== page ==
The Non-GMO Project is based in Bellingham, Washington, on the ancestral homelands of the Coast Salish tribes. Indigenous people have fished and stewarded salmon for thousands of years in this region. Today, salmon face a daunting combination of threats — habitat loss, climate change and disease from farmed fish. And when GMO salmon entered the marketplace in 2017, a new threat was added. A coalition of environmental groups argued that fast-growing genetically modified salmon could devastate wild fish in the event of contamination or escape.
AquaBounty, the company behind GMO salmon, has marketed its product as a sustainable solution to declining salmon populations. At the Non-GMO Project, we believe there are better tools with which to rebuild salmon health, tools that trace back to the first people to inhabit these lands. And we aren’t the only ones who think so.
A study released in 2021 outlines several Indigenous fishing techniques as promising pathways to sustainable fisheries and healthy fishing communities. These techniques have evolved through centuries of observation, refinement and expertise. In recognition of Native American Heritage Month, here are five traditional salmon fishing practices whose roots in the distant past could very well hold the key to salmon’s future.
Fish traps — Fish traps are built at the mouth of a river, where a carefully-designed fence-like structure leads fish into a maze of chambers at high tide. When the tide goes out, the salmon are stranded in a living well — still submerged in water but unable to escape. Fishers can collect the harvest they need, then remove fencing to free the rest of the fish.
Weirs — A weir has a similar fence-like look, but its design and placement differ from a fish trap. Weirs run directly across a river, trapping migrating salmon. Traditionally, weirs were made from cedar and other locally-sourced materials. Weirs may appear simple, but they must be properly managed by local experts. A poorly managed weir has the potential to block the upriver migration of adult fish, preventing spawning and wiping out the entire population.
Dip net — Dip nets are a very ancient method of salmon fishing which, according to researchers, “remains vibrant to this day despite years of harassment and arrest at the hands of fisheries officers during the twentieth century.” Dip net fishing combines specialized equipment and knowledge with inherited, inter-generational fishing grounds and profound physical strength. Fishermen stand on platforms constructed above a river where salmon are known to migrate. Dip nets are wide-mouth nets on long poles, which the fishermen throw upstream and allow to be pulled underwater by the current. Experienced fishers can feel salmon bump into the net from their perch above.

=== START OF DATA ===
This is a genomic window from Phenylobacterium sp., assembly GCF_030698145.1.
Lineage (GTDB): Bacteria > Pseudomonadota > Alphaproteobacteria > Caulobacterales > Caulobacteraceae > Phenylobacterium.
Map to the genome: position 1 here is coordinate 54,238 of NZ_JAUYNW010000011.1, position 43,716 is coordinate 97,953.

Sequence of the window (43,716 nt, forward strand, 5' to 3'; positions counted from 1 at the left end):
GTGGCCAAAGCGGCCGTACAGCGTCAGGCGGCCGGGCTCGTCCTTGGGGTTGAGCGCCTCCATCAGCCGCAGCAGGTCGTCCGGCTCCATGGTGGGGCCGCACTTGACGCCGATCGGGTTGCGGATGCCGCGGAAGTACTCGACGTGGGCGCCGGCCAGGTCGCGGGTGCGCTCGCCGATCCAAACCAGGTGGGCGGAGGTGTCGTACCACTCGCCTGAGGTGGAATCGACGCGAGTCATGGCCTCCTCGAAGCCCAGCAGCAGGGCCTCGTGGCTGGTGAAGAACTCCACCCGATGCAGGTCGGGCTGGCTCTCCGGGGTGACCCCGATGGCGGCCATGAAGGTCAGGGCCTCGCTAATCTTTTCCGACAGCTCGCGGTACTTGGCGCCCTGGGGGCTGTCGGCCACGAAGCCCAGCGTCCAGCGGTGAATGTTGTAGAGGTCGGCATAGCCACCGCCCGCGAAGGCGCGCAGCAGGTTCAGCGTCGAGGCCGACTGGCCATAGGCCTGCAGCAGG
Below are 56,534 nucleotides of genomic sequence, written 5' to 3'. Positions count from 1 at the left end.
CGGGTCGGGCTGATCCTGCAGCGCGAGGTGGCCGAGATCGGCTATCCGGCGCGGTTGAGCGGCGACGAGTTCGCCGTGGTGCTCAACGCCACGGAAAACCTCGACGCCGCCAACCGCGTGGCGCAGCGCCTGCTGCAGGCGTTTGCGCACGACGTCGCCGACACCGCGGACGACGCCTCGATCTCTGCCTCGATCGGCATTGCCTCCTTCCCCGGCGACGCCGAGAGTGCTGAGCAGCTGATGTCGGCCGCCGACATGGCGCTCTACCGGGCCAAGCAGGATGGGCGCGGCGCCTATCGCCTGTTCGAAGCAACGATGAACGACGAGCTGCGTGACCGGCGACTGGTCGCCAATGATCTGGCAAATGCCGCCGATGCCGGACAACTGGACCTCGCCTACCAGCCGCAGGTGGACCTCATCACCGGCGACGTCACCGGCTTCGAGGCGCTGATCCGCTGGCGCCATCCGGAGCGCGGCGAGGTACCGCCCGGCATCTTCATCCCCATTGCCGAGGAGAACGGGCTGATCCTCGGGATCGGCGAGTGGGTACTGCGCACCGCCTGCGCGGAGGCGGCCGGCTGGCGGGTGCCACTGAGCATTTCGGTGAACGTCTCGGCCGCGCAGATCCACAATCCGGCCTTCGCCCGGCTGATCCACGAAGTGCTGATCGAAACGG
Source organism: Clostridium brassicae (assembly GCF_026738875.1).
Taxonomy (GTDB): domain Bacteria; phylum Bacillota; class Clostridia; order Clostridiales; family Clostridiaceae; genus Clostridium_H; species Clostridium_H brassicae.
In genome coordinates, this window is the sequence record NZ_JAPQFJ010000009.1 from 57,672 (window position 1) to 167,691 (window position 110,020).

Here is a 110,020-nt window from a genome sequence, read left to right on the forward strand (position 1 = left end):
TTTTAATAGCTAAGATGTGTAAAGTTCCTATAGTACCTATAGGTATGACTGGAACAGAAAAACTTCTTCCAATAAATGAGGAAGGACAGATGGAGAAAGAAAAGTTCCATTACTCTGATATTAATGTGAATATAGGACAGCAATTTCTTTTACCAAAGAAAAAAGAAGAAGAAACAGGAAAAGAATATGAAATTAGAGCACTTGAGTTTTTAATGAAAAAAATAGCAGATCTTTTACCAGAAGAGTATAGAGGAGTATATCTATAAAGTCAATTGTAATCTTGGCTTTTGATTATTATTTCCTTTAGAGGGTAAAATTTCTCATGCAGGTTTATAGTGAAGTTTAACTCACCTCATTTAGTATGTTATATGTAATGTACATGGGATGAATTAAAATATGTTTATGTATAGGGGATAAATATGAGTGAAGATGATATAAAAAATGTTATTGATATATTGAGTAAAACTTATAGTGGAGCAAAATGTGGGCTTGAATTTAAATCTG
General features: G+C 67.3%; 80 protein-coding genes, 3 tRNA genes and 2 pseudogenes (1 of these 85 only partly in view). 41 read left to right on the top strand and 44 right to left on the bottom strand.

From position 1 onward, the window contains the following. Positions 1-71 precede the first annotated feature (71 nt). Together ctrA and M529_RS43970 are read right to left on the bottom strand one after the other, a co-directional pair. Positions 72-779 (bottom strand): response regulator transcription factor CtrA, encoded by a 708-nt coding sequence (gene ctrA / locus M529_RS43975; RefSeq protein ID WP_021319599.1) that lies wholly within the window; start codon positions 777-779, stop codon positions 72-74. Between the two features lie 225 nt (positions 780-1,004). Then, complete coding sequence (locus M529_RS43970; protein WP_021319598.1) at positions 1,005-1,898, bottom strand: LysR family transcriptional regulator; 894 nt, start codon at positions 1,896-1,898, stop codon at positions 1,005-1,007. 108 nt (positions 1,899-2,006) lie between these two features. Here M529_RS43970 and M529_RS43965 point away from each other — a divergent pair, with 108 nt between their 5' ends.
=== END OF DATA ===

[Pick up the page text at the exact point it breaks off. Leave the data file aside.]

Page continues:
Reef nets — Reef net fishing was developed and perfected by the Coast Salish peoples to catch salmon in marine waters as they return to the Fraser River. Nets are suspended between two boats, traditionally canoes, and anchored to huge underwater rocks. Nets are disguised with seaweed fronds or grasses to look like a tidal inlet, where salmon would generally be safe from predators such as orcas. Through selective harvesting, reef net fisheries can catch thousands of salmon each day without harming non-target or endangered species.
Fish wheels — A fish wheel is a large wheel, half-submerged in a migratory river, resembling an aquatic Ferris wheel. The river’s current powers the wheel’s motion, driving baskets that scoop salmon out of the river and divert them to underwater holding areas without harming them. Salmon remain in flowing river water until they are claimed and harvested.
The practices highlighted here share crucial traits and offer profound benefits. For example, they favor location-specific, local management systems based on a deep understanding of fish populations and ecosystems. Also, nearly all these techniques are “terminal fisheries,” operating in river systems where salmon return to spawn. Terminal fisheries support selective harvesting and protect non-target organisms.
Traditional Indigenous technologies are even attracting adherents outside the commercial fishing industry. Biologists and conservationists look to Indigenous systems to catch and release fish so they can be tagged or assessed without harm.
A common criticism of biotechnology as the solution to the world’s ills is that its “solutions” tend to be short-sighted. They are highly lucrative for a small group of well-heeled stakeholders while doing nothing to dismantle the systems that gave rise to the climate crisis. If anything, GMOs increase the separation between our food system and the natural world and heighten the post-colonial practice of privatization that led us here.
GMO salmon is no different.
* Source: BioScience, Volume 71, Issue 2, February 2021, Pages 186–204, https://doi.org/10.1093/biosci/biaa144.